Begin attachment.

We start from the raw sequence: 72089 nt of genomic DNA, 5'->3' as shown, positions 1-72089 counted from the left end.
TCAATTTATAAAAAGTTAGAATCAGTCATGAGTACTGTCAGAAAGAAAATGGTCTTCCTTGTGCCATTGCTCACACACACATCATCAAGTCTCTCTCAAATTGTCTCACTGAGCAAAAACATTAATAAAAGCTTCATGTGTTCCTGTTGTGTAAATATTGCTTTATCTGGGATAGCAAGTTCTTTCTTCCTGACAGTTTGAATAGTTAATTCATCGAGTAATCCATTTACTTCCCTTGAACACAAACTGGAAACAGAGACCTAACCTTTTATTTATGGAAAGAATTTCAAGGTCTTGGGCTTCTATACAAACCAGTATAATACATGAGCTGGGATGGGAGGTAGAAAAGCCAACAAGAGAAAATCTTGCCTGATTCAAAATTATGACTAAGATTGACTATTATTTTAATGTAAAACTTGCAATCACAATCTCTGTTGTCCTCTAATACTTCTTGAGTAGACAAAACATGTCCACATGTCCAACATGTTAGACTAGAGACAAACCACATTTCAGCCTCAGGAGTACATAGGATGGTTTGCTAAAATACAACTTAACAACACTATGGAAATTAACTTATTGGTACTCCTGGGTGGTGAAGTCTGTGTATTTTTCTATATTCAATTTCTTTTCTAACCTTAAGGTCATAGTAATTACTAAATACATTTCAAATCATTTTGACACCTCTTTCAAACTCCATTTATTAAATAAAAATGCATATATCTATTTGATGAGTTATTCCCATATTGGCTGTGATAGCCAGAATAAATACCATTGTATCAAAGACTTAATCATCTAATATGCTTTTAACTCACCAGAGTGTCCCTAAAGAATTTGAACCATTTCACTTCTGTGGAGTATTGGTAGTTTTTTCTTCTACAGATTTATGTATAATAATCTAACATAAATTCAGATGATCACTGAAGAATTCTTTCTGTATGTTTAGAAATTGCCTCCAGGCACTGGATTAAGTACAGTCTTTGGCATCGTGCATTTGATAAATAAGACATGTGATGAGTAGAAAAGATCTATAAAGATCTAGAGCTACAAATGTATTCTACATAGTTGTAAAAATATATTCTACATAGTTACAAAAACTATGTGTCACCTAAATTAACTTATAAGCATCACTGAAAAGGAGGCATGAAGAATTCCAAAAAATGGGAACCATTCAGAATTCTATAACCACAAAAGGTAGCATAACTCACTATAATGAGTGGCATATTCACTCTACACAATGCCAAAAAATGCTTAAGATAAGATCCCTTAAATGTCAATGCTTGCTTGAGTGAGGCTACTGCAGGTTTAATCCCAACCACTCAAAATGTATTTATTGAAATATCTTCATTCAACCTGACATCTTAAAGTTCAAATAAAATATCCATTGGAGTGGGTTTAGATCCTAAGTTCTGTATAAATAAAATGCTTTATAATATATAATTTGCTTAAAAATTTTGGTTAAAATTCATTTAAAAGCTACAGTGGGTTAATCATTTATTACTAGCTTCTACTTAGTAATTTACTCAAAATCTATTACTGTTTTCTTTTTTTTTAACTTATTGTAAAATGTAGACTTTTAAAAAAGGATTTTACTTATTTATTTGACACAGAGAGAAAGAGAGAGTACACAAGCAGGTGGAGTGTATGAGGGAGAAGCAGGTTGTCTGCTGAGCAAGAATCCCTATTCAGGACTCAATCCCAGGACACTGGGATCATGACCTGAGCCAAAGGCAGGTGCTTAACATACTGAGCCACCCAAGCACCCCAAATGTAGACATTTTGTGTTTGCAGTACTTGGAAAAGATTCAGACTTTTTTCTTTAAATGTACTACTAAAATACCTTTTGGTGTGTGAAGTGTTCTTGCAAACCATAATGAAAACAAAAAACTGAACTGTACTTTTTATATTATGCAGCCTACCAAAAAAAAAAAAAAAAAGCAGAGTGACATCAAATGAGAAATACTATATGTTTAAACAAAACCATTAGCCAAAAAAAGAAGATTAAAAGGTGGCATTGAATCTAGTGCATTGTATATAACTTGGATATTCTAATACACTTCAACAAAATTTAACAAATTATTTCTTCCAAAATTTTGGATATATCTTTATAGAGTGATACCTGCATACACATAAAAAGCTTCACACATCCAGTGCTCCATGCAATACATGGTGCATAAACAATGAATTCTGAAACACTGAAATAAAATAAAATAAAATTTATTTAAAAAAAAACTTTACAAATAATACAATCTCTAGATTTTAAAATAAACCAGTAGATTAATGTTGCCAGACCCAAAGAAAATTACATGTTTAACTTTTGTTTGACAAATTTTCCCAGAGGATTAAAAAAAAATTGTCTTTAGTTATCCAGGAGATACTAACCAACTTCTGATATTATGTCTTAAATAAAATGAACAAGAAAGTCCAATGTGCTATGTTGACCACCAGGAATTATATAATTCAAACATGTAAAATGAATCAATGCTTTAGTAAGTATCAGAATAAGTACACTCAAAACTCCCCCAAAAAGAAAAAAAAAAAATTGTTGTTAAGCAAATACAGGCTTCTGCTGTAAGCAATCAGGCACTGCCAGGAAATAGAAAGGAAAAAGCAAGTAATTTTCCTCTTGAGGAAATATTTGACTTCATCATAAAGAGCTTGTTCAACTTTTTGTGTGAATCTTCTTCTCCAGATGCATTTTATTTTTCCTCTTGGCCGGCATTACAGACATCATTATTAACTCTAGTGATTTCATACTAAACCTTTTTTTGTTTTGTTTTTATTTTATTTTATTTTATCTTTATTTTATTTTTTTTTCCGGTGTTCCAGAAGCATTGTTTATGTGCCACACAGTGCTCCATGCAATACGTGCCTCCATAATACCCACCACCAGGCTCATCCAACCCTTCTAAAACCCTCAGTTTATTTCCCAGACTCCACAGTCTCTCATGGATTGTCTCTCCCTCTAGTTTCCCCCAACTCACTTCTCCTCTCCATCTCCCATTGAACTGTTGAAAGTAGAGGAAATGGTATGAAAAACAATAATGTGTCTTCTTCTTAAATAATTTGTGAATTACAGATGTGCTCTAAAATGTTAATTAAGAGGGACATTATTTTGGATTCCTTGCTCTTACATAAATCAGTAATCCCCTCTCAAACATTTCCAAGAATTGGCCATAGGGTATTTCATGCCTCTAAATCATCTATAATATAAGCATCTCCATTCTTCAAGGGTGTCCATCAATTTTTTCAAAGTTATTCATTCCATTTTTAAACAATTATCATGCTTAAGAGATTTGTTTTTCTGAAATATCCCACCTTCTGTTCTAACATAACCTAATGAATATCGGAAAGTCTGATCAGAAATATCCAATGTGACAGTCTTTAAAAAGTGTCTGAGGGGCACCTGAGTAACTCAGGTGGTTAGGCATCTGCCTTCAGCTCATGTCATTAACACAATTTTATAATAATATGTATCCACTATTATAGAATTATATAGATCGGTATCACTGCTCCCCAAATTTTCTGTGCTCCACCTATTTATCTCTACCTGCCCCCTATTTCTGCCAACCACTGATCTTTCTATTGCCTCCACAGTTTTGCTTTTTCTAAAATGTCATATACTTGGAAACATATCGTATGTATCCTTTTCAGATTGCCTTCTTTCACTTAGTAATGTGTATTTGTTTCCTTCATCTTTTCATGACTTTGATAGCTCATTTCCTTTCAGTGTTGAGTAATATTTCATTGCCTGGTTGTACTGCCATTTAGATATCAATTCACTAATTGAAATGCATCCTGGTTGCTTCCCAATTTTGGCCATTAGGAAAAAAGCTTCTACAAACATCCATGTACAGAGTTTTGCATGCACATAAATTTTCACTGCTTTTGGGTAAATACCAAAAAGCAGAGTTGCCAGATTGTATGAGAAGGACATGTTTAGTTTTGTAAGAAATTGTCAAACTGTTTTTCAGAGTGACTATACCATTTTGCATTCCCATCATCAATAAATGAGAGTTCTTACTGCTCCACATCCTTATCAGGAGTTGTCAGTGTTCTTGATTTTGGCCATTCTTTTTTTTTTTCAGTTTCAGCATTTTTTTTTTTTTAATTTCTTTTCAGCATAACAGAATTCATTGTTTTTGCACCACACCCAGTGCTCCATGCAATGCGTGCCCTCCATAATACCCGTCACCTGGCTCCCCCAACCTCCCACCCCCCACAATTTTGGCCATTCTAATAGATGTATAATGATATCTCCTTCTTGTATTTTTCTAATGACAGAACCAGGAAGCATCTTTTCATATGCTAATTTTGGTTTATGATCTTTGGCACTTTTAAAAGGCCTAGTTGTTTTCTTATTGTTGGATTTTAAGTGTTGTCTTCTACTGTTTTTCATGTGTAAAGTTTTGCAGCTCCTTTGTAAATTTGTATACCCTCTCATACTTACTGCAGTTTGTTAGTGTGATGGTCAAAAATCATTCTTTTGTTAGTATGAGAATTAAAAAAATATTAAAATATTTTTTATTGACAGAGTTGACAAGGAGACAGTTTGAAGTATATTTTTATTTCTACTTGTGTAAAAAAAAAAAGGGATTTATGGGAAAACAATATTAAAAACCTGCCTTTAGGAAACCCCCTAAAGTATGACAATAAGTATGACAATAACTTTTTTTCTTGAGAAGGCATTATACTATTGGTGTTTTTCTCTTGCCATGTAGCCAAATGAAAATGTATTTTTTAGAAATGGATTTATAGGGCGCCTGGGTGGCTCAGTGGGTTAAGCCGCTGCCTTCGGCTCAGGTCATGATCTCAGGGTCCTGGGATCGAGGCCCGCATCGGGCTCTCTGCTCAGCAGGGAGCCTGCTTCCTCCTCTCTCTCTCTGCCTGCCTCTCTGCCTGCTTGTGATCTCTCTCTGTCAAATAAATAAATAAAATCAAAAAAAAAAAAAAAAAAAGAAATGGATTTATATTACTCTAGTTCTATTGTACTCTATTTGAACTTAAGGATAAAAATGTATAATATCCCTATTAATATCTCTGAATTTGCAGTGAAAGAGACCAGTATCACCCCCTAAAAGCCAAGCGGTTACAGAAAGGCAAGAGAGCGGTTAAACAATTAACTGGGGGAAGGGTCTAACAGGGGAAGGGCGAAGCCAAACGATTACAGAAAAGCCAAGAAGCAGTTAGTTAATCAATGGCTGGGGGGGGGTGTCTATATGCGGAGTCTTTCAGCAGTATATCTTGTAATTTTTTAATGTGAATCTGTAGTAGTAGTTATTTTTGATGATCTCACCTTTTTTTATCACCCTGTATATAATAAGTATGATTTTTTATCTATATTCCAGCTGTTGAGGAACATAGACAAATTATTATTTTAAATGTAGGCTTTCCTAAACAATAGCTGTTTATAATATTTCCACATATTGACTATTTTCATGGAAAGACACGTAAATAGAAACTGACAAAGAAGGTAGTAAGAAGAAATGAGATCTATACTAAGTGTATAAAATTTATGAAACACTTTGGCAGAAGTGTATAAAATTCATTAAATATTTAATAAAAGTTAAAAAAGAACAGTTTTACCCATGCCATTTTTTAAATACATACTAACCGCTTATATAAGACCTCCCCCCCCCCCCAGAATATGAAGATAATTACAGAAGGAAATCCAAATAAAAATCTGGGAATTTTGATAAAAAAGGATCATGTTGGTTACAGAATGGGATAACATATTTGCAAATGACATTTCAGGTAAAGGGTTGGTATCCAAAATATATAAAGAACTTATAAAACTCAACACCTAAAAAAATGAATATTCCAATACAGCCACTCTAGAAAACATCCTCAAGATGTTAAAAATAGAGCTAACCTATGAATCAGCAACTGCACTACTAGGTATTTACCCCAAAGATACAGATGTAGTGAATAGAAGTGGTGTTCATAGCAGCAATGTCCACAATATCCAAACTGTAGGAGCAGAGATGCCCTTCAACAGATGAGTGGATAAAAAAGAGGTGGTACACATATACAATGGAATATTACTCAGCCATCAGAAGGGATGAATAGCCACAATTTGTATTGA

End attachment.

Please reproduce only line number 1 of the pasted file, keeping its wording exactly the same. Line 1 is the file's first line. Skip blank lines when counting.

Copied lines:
We start from the raw sequence: 72089 nt of genomic DNA, 5'->3' as shown, positions 1-72089 counted from the left end.